The first time the FPC refused to authorize a dam license intersects with other research of mine. After a long, complex process, a conflict arrived at the Supreme Court. The details aren’t that important here, but the basic question concerned whether a dam proposed for Hells Canyon on the Idaho-Oregon border would be build by a private company or public utility. Justice William O. Douglas – the subject of my second book – wrote the Court’s 6 - 2 opinion. For the first time since its passage in 1920, the law stalled a dam; the Supreme Court stopped a license from being issued.6
Douglas pointed out that wildlife and fish conservation, as well as recreational needs, needed to be considered according to the Federal Power Act (and the Fish and Wildlife Coordination Act of 1938). “The ecology of a river is different from the ecology of a reservoir built behind a dam,” he wrote, using “ecology” the first time in a Supreme Court opinion. Maybe, he suggested, the public interest would best be served by no dam at all. This was not a conclusion many had anticipated.
I’ll keep watching locally and continue my research staying alert to what unanticipated developments may come as the once-in-a-generation relicensing process continues for the Skagit River.
Later this spring, I’ll have a piece to share about the Skagit River, including some history and commentary about the dams. Meanwhile, you can read all about Justice Douglas and his environmental work in my work on him. The Environmental Justice includes the full treatment (and can be found through the Bookshop link below), but a brief overview of Douglas and conservation is available here, an adaptation of a talk I gave at the Supreme Court on the 75th anniversary of his appointment to the Court back in 2014.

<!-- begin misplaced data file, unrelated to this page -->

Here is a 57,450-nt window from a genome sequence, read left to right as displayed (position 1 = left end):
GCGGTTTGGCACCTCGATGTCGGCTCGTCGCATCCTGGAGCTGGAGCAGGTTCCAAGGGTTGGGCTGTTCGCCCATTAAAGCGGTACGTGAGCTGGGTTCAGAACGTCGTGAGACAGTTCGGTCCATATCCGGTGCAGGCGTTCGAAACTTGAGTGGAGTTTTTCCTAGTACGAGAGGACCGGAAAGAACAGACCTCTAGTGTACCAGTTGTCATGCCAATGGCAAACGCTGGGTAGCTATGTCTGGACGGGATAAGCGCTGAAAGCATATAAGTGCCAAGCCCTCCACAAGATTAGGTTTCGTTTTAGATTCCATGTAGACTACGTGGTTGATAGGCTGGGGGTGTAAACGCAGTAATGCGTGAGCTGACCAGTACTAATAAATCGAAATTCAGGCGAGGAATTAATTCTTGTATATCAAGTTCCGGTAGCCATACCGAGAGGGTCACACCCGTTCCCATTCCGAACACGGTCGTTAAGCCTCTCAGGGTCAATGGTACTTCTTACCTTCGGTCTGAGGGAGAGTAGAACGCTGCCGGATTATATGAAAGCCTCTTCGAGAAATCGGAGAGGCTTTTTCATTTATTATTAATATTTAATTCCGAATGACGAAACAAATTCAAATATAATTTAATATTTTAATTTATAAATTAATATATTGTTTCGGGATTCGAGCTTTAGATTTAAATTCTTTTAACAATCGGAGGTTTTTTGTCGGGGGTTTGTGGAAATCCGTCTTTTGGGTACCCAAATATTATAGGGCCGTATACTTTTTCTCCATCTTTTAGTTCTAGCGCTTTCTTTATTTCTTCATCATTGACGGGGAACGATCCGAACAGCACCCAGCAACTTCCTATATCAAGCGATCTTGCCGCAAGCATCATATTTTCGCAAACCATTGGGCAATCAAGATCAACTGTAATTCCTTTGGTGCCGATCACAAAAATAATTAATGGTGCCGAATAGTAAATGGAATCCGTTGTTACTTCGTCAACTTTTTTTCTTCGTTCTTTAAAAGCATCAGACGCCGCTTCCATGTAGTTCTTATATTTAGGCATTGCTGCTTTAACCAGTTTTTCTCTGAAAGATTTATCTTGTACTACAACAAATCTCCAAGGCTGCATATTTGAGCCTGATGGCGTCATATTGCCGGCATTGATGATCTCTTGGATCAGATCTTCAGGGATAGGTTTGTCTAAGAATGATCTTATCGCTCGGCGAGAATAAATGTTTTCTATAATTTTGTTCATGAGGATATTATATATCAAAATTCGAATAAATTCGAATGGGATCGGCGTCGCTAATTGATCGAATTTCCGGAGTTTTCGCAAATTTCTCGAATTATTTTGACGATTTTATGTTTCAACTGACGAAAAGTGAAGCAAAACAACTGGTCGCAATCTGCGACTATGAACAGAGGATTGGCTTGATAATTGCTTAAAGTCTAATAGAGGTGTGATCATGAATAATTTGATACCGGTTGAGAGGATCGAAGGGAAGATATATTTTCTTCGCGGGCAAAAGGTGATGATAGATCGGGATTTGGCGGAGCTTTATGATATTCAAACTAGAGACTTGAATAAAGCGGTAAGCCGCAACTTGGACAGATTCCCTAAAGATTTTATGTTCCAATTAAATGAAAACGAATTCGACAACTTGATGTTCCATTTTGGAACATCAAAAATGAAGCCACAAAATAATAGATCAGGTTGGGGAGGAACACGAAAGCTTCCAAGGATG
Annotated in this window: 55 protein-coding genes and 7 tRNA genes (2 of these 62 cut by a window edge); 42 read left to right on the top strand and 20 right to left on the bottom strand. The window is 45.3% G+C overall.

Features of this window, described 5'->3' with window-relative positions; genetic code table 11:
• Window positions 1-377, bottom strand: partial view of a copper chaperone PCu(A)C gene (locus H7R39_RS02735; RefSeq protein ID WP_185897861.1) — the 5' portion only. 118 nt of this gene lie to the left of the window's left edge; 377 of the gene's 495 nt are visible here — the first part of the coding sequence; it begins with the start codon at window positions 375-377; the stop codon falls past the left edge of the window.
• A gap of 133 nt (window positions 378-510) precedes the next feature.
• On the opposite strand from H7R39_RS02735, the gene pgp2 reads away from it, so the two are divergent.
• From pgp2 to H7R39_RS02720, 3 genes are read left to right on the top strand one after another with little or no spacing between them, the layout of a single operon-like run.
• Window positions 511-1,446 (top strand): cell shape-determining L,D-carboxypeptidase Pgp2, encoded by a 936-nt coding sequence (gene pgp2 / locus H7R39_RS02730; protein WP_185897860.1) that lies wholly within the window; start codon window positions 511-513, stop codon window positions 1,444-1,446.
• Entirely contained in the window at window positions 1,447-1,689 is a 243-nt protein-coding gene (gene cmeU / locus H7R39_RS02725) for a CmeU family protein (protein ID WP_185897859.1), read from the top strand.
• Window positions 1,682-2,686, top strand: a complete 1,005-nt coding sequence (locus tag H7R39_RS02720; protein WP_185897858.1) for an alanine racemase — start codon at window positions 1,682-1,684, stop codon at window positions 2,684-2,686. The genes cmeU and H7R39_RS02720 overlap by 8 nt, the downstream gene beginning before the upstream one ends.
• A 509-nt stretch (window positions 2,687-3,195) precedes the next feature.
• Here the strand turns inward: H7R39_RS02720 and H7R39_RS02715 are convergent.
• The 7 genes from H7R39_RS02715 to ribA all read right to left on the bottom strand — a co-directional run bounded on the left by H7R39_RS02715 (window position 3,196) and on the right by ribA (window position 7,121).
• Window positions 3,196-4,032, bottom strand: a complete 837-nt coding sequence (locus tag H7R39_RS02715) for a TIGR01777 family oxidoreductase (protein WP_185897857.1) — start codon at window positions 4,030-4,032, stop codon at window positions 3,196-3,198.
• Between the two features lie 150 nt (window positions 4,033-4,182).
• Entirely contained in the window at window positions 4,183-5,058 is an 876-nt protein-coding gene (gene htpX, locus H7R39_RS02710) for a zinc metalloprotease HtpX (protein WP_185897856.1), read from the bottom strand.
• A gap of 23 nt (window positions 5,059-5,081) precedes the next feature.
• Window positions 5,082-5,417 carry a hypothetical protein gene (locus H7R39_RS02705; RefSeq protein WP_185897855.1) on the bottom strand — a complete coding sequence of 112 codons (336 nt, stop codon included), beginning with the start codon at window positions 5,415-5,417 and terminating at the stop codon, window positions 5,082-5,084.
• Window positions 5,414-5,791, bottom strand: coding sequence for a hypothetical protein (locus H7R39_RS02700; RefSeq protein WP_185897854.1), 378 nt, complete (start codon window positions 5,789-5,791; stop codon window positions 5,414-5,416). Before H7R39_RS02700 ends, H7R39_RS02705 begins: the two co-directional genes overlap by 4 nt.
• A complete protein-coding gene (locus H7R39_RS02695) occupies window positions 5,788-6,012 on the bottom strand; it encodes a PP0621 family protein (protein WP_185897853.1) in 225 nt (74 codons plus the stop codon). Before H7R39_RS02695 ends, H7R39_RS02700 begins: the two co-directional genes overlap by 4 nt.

As always, you can find my books, and books where some of my work is included, at my Bookshop affiliate page (where, if you order, I get a small benefit).
Taking Bearings Next Week
We’re swinging around to The Field Trip in the cycle next week. I always have ideas in mind, but sometimes unexpected opportunities emerge. Stay tuned to see where I go and what I report on!
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John D. Leshy, Our Common Ground: A History of America’s Public Lands (New Haven: Yale University Press, 2021), 362; Samuel Trask Dana, Forest and Range Policy: Its Development in the United States (New York: McGraw-Hill Book Company, 1956), 366.
Samuel P. Hays, Conservation and the Gospel of Efficiency: The Progressive Conservation Movement, 1880-1920 (1959; New York: Atheneum, 1975), 81
Paul W. Hirt, The Wired Northwest: The History of Electric Power, 1870s-1970s (Lawrence: University Press of Kansas, 2012), 175-78.
Dana, 367; Hirt, 177.
Hays 239-40; George Cameron Coggins, Charles F. Wilkinson, and John D. Leshy, Federal Public Land and Resources Law, 6th ed. (New York : Foundation Press, 2007), 533. The Progressives wanted a multipurpose water development law that would include not just power development but also flood control and irrigation.
Besides my own book, see Karl Boyd Brooks, Public Power, Private Dams: The Hells Canyon High Dam Controversy (Seattle: University of Washington Press, 2006), 220-22.